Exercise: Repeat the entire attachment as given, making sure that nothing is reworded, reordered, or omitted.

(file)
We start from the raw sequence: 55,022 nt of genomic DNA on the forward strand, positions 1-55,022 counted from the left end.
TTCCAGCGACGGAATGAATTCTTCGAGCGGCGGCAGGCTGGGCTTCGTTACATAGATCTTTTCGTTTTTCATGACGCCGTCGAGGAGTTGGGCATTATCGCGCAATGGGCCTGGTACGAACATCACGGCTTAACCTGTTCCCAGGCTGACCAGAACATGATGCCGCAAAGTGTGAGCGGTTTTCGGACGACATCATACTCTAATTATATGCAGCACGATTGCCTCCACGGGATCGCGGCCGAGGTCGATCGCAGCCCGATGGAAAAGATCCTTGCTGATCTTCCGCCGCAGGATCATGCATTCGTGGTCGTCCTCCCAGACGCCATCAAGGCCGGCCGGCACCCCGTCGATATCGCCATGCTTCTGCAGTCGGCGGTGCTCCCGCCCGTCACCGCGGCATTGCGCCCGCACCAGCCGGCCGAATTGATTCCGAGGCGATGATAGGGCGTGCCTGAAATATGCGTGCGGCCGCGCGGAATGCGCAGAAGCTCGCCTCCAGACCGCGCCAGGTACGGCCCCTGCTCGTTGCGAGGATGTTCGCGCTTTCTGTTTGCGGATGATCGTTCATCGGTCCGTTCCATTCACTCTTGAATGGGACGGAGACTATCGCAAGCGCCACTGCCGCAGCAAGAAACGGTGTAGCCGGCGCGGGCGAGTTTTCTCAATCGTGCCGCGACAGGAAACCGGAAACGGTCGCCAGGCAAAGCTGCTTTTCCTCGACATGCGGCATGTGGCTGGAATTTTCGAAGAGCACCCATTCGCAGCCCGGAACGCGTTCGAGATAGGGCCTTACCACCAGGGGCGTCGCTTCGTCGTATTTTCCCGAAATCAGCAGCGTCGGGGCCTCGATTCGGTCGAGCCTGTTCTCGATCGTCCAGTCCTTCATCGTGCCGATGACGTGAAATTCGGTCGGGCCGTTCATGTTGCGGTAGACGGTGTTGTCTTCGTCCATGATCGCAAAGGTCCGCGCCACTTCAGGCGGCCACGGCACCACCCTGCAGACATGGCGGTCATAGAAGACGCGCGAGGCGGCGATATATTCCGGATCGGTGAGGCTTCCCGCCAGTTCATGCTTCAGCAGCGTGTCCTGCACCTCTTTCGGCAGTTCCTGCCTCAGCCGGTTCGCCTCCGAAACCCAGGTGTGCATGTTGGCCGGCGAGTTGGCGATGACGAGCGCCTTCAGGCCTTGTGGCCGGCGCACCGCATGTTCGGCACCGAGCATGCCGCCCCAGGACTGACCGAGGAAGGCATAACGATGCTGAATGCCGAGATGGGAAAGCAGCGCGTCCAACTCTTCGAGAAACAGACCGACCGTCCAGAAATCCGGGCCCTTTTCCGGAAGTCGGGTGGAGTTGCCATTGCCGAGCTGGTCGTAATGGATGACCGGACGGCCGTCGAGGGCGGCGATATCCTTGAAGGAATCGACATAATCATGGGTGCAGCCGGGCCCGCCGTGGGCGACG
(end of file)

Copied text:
We start from the raw sequence: 55,022 nt of genomic DNA on the forward strand, positions 1-55,022 counted from the left end.
TTCCAGCGACGGAATGAATTCTTCGAGCGGCGGCAGGCTGGGCTTCGTTACATAGATCTTTTCGTTTTTCATGACGCCGTCGAGGAGTTGGGCATTATCGCGCAATGGGCCTGGTACGAACATCACGGCTTAACCTGTTCCCAGGCTGACCAGAACATGATGCCGCAAAGTGTGAGCGGTTTTCGGACGACATCATACTCTAATTATATGCAGCACGATTGCCTCCACGGGATCGCGGCCGAGGTCGATCGCAGCCCGATGGAAAAGATCCTTGCTGATCTTCCGCCGCAGGATCATGCATTCGTGGTCGTCCTCCCAGACGCCATCAAGGCCGGCCGGCACCCCGTCGATATCGCCATGCTTCTGCAGTCGGCGGTGCTCCCGCCCGTCACCGCGGCATTGCGCCCGCACCAGCCGGCCGAATTGATTCCGAGGCGATGATAGGGCGTGCCTGAAATATGCGTGCGGCCGCGCGGAATGCGCAGAAGCTCGCCTCCAGACCGCGCCAGGTACGGCCCCTGCTCGTTGCGAGGATGTTCGCGCTTTCTGTTTGCGGATGATCGTTCATCGGTCCGTTCCATTCACTCTTGAATGGGACGGAGACTATCGCAAGCGCCACTGCCGCAGCAAGAAACGGTGTAGCCGGCGCGGGCGAGTTTTCTCAATCGTGCCGCGACAGGAAACCGGAAACGGTCGCCAGGCAAAGCTGCTTTTCCTCGACATGCGGCATGTGGCTGGAATTTTCGAAGAGCACCCATTCGCAGCCCGGAACGCGTTCGAGATAGGGCCTTACCACCAGGGGCGTCGCTTCGTCGTATTTTCCCGAAATCAGCAGCGTCGGGGCCTCGATTCGGTCGAGCCTGTTCTCGATCGTCCAGTCCTTCATCGTGCCGATGACGTGAAATTCGGTCGGGCCGTTCATGTTGCGGTAGACGGTGTTGTCTTCGTCCATGATCGCAAAGGTCCGCGCCACTTCAGGCGGCCACGGCACCACCCTGCAGACATGGCGGTCATAGAAGACGCGCGAGGCGGCGATATATTCCGGATCGGTGAGGCTTCCCGCCAGTTCATGCTTCAGCAGCGTGTCCTGCACCTCTTTCGGCAGTTCCTGCCTCAGCCGGTTCGCCTCCGAAACCCAGGTGTGCATGTTGGCCGGCGAGTTGGCGATGACGAGCGCCTTCAGGCCTTGTGGCCGGCGCACCGCATGTTCGGCACCGAGCATGCCGCCCCAGGACTGACCGAGGAAGGCATAACGATGCTGAATGCCGAGATGGGAAAGCAGCGCGTCCAACTCTTCGAGAAACAGACCGACCGTCCAGAAATCCGGGCCCTTTTCCGGAAGTCGGGTGGAGTTGCCATTGCCGAGCTGGTCGTAATGGATGACCGGACGGCCGTCGAGGGCGGCGATATCCTTGAAGGAATCGACATAATCATGGGTGCAGCCGGGCCCGCCGTGGGCGACG